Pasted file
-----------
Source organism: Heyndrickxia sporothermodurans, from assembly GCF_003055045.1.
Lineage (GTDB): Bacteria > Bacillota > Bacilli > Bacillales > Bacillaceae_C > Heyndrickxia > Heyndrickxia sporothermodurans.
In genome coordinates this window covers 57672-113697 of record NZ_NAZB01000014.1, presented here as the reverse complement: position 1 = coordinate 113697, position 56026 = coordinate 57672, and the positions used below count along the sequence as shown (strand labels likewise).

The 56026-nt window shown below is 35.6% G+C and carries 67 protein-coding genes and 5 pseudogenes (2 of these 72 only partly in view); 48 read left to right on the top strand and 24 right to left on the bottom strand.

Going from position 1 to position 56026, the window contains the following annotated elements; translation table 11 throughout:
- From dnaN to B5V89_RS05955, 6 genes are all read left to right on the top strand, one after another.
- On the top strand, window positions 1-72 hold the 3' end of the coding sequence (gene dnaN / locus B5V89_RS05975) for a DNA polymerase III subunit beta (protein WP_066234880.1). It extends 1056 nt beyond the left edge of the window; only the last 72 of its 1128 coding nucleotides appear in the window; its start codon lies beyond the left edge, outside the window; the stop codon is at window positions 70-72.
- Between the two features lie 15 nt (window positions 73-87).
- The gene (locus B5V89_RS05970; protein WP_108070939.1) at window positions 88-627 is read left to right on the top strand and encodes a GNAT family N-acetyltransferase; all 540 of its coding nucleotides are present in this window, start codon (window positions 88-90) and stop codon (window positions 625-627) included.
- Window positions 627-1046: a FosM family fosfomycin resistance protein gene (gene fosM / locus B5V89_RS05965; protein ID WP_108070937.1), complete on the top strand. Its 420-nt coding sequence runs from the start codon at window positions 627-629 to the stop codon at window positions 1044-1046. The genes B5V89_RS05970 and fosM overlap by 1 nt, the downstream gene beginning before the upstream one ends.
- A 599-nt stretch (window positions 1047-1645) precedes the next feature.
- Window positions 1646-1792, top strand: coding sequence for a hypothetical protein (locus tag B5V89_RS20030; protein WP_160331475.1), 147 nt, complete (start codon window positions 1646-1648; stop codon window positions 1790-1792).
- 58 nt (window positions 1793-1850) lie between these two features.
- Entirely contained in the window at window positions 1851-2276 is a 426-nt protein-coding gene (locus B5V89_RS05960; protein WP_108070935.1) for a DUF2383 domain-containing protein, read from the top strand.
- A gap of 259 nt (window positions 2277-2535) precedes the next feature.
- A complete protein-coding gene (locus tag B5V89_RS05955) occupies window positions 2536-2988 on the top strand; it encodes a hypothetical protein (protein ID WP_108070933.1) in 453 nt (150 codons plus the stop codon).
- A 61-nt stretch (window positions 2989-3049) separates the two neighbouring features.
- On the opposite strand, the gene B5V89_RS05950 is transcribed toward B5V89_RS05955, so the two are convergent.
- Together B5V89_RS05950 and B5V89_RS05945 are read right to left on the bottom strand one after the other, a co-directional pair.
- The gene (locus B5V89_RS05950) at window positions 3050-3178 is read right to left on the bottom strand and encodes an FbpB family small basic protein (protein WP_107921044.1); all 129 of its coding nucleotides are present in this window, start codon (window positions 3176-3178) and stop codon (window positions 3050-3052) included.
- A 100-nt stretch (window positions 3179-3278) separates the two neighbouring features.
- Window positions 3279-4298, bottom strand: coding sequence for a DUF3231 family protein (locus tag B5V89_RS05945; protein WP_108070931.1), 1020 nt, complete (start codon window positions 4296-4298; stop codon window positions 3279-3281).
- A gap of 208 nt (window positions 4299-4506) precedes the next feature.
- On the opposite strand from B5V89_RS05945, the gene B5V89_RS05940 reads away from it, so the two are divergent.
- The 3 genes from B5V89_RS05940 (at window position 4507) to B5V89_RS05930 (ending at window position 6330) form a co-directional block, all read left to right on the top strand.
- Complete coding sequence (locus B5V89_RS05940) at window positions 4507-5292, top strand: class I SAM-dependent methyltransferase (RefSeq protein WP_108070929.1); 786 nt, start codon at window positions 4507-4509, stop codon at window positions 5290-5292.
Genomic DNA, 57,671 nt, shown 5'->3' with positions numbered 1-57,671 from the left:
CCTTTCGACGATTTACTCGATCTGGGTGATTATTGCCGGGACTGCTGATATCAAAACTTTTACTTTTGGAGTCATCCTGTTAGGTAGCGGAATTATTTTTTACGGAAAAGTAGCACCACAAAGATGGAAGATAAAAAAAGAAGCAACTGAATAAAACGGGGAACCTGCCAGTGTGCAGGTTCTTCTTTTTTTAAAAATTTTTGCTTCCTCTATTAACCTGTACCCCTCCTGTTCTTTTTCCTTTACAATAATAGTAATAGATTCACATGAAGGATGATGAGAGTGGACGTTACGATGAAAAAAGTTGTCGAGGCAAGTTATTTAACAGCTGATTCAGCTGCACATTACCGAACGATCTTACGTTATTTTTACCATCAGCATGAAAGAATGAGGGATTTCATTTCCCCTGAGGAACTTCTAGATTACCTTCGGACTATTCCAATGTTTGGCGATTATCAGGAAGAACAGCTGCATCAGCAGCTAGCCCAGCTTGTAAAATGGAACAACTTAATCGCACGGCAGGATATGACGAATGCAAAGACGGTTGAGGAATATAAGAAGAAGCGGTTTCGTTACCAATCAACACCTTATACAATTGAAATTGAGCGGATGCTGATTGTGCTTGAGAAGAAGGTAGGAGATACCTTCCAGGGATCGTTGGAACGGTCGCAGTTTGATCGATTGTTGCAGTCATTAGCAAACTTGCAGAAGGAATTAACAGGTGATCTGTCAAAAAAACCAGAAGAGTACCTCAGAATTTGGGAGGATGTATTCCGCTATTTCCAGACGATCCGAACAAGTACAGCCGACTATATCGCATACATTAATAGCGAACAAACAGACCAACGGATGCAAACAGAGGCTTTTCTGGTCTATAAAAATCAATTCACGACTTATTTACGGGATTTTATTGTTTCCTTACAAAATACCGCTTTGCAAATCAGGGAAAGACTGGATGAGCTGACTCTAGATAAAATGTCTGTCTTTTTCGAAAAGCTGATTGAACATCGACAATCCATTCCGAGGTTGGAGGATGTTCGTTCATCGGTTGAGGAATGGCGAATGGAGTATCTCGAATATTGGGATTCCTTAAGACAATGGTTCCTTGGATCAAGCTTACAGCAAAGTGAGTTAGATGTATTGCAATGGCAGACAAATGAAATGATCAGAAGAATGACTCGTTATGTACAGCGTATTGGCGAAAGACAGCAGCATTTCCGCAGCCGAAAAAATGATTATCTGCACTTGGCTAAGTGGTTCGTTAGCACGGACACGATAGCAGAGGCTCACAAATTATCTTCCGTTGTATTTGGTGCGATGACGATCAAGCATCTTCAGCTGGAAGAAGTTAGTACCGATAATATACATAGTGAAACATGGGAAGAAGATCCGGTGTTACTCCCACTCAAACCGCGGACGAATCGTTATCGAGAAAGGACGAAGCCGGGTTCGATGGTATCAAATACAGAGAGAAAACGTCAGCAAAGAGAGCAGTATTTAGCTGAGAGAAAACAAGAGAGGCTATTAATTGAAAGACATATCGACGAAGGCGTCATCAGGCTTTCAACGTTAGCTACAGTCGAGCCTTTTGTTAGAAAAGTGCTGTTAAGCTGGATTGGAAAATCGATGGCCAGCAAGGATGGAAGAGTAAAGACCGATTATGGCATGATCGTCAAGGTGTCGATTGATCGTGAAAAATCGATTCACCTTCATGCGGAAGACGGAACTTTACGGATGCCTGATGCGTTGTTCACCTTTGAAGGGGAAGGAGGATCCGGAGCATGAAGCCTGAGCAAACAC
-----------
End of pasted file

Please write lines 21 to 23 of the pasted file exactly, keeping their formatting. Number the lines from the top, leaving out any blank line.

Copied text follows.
- A 100-nt stretch (window positions 3179-3278) separates the two neighbouring features.
- Window positions 3279-4298, bottom strand: coding sequence for a DUF3231 family protein (locus tag B5V89_RS05945; protein WP_108070931.1), 1020 nt, complete (start codon window positions 4296-4298; stop codon window positions 3279-3281).
- A gap of 208 nt (window positions 4299-4506) precedes the next feature.